2 Safe Harbor for Forward Looking Statements This presentation may contain “forward-looking statements” as defined by the Private Securities Litigation Reform Act of 1995, including statements regarding future prospects, plans, performance and capital structure, anticipated capital expenditures and completion of construction projects, as well as statements that are identified by the use of the words “anticipates,” “estimates,” “expects,” “forecasts,” “intends,” “plans,” “predicts,” “projects,” “believes,” “seeks,” “will,” “may,” and similar expressions. Forward-looking statements involve risks and uncertainties, which could cause actual results or outcomes to differ materially from those expressed in the forward-looking statements. The Company’s expectations, beliefs and projections contained herein are expressed in good faith and are believed to have a reasonable basis, but there can be no assurance that such expectations, beliefs or projections will result or be achieved or accomplished. In addition to other factors, the following are important factors that could cause actual results to differ materially from results referred to in the forward-looking statements: changes in economic conditions, including economic disruptions caused by terrorist activities, acts of war or major accidents, and downturns in economic activity including national or regional recessions; changes in demographic patterns and weather conditions, including the occurrence of severe weather such as hurricanes; changes in the availability and/or price of natural gas or oil and the effect of such changes on the accounting treatment of derivative financial instruments or the valuation of the Company’s natural gas and oil reserves; uncertainty of oil and gas reserve estimates; ability to successfully identify, drill for and produce economically viable natural gas and oil reserves, including shortages, delays or unavailability of equipment and services required in drilling operations; significant changes from expectations in the Company’s actual production levels for natural gas or oil; changes in the availability and/or price of derivative financial instruments; changes in the price differentials between various types of oil; inability to obtain new customers or retain existing ones; significant changes in competitive factors affecting the Company; changes in laws and regulations to which the Company is subject, including changes in tax, environmental, safety and employment laws and regulations; governmental/regulatory actions, initiatives and proceedings, including those involving acquisitions, financings, rate cases (which address, among other things, allowed rates of return, rate design and retained gas), affiliate relationships, industry structure, franchise renewal, and environmental/safety requirements; unanticipated impacts of restructuring initiatives in the natural gas and electric industries; significant changes from expectations in actual capital expenditures and operating expenses and unanticipated project delays or changes in project costs or plans; the nature and projected profitability of pending and potential projects and other investments, and the ability to obtain necessary governmental approvals and permits; occurrences affecting the Company’s ability to obtain funds from operations, from borrowings under our credit lines or other credit facilities or from issuances of other short- term notes or debt or equity securities to finance needed capital expenditures and other investments, including any downgrades in the Company’s credit ratings; ability to successfully identify and finance acquisitions or other investments and ability to operate and integrate existing and any subsequently acquired business or properties; impairments under the SEC’s full cost ceiling test for natural gas and oil reserves; changes in the market price of timber and the impact such changes might have on the types and quantity of timber harvested by the Company; significant changes in tax rates or policies or in rates of inflation or interest; significant changes in the Company’s relationship with its employees or contractors and the potential adverse effects if labor disputes, grievances or shortages were to occur; changes in accounting principles or the application of such principles to the Company; the cost and effects of legal and administrative claims against the Company or activist shareholder campaigns to effect changes at the Company; changes in actuarial assumptions and the return on assets with respect to the Company’s retirement plan and post-retirement benefit plans; increasing health care costs and the resulting effect on health insurance premiums and on the obligation to provide post-retirement benefits; or increasing costs of insurance, changes in coverage and the ability to obtain insurance. For a discussion of these risks and other factors that could cause actual results to differ materially from results referred to in the forward-looking statements, see “Risk Factors” in the Company’s Form 10-K for the fiscal year ended September 30, 2009 and and the Company’s Form 10-Q for the quarter ended December 31, 2009. The Company disclaims any obligation to update any forward-looking statements to reflect events or circumstances after the date hereof or to reflect the occurrence of unanticipated events.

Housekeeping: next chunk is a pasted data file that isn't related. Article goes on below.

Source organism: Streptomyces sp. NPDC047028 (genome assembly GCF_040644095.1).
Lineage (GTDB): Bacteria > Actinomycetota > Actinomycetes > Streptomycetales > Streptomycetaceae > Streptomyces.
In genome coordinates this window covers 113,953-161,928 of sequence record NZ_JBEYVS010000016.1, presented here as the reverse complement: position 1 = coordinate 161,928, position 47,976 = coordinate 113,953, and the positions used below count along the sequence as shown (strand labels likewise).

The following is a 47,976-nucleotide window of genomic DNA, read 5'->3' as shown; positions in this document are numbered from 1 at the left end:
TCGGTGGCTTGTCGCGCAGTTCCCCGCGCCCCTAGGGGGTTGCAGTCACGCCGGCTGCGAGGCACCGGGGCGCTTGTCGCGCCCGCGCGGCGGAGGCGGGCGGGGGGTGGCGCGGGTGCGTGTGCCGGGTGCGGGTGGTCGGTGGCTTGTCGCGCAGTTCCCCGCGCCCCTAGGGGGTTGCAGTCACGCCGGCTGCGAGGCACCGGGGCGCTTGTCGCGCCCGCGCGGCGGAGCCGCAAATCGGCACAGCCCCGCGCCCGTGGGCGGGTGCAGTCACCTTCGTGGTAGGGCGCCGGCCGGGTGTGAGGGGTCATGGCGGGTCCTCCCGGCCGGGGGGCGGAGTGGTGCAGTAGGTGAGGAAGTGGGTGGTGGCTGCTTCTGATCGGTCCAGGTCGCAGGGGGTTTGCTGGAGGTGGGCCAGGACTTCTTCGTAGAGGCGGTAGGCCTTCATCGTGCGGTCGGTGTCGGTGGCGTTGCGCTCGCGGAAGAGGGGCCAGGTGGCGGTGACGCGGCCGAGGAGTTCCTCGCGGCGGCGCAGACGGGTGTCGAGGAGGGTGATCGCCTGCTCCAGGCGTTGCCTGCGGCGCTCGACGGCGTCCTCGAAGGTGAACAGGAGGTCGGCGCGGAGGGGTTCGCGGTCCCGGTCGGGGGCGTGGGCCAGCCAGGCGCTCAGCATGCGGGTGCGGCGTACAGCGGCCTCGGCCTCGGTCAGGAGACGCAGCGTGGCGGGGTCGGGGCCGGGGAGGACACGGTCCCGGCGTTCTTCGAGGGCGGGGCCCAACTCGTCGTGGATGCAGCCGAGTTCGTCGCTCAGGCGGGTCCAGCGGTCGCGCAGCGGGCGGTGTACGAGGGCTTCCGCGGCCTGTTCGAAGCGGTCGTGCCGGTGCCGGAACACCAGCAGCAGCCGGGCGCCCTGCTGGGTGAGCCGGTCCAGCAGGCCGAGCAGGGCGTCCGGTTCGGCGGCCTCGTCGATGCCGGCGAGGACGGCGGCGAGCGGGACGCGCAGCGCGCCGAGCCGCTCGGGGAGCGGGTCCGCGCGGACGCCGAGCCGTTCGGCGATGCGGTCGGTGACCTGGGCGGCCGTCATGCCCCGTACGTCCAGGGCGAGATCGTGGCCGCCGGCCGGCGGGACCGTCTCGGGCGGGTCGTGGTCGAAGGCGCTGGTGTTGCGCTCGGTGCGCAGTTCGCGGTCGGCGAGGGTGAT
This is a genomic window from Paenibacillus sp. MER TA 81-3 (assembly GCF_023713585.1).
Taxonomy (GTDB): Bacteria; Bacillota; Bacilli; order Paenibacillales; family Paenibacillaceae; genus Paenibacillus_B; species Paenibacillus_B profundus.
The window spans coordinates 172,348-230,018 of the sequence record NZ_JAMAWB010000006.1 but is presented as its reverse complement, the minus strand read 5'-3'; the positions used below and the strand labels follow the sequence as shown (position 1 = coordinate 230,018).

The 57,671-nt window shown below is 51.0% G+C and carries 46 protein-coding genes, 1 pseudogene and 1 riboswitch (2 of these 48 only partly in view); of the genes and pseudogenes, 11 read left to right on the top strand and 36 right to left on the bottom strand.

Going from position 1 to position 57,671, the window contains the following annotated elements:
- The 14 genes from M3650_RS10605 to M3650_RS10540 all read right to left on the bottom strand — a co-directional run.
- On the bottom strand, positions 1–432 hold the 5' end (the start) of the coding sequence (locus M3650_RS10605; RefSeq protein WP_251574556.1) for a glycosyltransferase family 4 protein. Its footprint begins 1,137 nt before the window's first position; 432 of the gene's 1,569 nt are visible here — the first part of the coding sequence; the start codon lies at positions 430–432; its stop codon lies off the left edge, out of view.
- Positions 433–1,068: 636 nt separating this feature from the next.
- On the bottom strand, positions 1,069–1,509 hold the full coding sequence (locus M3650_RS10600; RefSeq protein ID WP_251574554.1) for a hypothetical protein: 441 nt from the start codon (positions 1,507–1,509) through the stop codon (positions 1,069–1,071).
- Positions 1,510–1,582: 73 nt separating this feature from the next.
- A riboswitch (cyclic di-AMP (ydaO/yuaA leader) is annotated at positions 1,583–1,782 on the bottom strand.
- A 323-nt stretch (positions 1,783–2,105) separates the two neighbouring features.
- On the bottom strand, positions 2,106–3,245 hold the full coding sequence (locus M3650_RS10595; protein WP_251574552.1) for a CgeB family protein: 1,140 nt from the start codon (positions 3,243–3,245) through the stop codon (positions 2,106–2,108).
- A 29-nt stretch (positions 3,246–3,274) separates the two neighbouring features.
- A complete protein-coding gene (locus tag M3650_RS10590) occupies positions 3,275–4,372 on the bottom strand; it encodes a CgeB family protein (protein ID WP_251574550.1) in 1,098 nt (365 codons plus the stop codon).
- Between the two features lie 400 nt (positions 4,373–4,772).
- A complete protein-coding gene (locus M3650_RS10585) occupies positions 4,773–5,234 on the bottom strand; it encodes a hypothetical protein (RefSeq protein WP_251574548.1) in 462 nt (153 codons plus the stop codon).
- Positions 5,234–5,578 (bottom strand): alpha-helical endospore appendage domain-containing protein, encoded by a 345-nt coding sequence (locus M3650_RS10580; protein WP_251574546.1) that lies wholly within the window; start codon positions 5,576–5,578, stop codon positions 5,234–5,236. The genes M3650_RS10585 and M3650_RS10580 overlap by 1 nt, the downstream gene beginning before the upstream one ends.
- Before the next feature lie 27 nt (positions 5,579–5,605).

3 National Fuel Gas Company Principal Businesses E&P Seneca Resources Corporation National Fuel Gas Company Timber Highland Forest Resources, Inc. and NE Division of Seneca Resources Corp. Energy Mktg National Fuel Resources, Inc. Utility National Fuel Gas Distribution Corporation P&S National Fuel Gas Supply Corporation & Empire Pipeline Midstream National Fuel Gas Midstream Corporation